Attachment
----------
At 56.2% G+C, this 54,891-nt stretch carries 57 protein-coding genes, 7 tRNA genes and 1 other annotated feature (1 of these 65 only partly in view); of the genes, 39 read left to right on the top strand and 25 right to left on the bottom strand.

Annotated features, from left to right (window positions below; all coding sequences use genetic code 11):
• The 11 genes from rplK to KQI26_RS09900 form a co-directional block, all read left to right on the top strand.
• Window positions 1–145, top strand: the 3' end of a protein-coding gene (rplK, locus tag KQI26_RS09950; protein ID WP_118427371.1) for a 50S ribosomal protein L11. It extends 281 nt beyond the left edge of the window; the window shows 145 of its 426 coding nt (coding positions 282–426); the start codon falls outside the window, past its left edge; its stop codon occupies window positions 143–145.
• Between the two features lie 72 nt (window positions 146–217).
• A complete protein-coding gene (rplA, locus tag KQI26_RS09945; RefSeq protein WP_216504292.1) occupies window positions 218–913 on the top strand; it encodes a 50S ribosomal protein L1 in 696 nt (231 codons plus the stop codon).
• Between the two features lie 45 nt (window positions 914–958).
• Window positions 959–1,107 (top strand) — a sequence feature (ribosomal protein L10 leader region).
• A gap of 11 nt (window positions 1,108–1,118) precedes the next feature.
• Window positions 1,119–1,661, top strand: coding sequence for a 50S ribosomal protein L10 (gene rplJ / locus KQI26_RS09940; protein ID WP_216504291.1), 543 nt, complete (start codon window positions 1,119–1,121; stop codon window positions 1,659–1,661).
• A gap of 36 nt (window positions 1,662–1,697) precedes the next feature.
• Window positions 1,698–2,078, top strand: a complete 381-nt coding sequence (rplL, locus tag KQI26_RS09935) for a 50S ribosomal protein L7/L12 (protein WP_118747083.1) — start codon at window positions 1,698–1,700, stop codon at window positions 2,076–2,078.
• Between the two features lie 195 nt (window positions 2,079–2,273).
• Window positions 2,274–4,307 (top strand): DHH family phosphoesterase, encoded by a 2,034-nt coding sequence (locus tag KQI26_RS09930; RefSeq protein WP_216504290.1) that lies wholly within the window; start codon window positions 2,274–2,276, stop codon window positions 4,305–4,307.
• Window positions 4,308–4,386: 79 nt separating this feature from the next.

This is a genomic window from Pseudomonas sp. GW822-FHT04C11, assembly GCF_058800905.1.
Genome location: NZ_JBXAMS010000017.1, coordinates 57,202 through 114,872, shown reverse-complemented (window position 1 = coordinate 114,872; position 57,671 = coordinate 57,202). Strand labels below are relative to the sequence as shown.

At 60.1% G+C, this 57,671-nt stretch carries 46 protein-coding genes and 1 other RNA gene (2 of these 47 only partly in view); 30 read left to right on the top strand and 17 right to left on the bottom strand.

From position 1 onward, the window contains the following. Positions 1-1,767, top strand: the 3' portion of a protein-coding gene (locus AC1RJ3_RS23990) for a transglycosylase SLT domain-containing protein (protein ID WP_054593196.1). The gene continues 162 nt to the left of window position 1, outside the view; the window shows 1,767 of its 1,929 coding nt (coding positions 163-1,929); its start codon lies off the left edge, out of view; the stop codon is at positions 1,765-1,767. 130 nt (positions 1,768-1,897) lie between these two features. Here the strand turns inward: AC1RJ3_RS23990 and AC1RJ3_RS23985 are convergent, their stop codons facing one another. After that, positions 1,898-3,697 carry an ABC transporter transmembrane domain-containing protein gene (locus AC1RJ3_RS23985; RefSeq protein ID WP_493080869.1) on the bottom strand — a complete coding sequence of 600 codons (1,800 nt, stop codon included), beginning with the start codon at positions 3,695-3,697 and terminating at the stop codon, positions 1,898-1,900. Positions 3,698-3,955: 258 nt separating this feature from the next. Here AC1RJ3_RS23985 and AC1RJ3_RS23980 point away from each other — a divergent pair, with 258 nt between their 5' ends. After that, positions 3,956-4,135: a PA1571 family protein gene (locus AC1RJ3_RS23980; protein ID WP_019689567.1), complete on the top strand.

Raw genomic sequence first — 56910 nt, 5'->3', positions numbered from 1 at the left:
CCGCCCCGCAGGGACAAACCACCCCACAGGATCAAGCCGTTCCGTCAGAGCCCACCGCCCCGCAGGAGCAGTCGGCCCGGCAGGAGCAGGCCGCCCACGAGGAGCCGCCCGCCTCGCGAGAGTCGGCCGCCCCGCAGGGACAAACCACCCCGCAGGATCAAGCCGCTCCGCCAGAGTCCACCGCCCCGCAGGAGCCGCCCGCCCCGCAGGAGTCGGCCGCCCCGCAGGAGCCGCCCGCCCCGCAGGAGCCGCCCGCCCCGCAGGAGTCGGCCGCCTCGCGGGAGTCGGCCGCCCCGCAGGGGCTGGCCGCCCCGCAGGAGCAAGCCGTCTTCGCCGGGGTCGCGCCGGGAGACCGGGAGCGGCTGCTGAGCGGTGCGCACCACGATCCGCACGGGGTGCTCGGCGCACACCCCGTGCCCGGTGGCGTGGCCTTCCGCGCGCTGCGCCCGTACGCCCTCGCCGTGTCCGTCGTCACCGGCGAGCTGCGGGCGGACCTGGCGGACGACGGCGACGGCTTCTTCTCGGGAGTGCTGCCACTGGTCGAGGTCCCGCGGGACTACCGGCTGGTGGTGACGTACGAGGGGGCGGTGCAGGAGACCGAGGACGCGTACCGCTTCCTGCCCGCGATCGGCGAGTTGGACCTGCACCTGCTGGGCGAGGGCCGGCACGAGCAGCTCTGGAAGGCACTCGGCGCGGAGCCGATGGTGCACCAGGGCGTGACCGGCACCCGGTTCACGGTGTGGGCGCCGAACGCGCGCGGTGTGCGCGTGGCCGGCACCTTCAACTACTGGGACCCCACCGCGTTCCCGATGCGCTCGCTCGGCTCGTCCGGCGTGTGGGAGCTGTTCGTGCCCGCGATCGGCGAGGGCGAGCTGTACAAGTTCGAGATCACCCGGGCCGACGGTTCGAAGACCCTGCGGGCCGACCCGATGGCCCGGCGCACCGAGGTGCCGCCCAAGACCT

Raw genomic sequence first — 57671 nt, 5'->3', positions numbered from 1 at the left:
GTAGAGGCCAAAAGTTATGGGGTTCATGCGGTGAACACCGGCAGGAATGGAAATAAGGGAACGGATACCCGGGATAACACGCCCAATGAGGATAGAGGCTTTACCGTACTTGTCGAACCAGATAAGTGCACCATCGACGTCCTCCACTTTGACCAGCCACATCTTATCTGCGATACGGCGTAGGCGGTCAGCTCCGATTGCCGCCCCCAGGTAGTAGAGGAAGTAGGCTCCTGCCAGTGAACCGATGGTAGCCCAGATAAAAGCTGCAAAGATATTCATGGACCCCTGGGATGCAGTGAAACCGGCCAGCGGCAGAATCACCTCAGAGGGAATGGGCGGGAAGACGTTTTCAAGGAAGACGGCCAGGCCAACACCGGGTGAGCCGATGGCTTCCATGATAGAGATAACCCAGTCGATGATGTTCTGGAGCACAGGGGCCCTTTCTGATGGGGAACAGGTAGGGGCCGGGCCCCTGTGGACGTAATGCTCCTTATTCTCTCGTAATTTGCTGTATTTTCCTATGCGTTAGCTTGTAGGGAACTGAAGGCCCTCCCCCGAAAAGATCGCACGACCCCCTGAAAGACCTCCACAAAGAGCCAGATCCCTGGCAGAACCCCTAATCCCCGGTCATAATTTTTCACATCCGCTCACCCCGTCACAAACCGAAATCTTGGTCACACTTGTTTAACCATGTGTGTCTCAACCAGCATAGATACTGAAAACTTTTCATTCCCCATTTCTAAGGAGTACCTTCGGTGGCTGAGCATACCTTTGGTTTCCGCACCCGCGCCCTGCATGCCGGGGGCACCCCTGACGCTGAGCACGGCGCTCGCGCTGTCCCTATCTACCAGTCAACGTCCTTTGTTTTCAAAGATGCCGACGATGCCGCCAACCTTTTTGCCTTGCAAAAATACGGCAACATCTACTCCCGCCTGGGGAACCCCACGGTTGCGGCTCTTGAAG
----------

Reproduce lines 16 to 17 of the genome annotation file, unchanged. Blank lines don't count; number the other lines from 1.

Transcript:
This is a genomic window from Pseudomonas sp. GW822-FHT04C11, assembly GCF_058800905.1.
Genome location: NZ_JBXAMS010000017.1, coordinates 57,202 through 114,872, shown reverse-complemented (window position 1 = coordinate 114,872; position 57,671 = coordinate 57,202). Strand labels below are relative to the sequence as shown.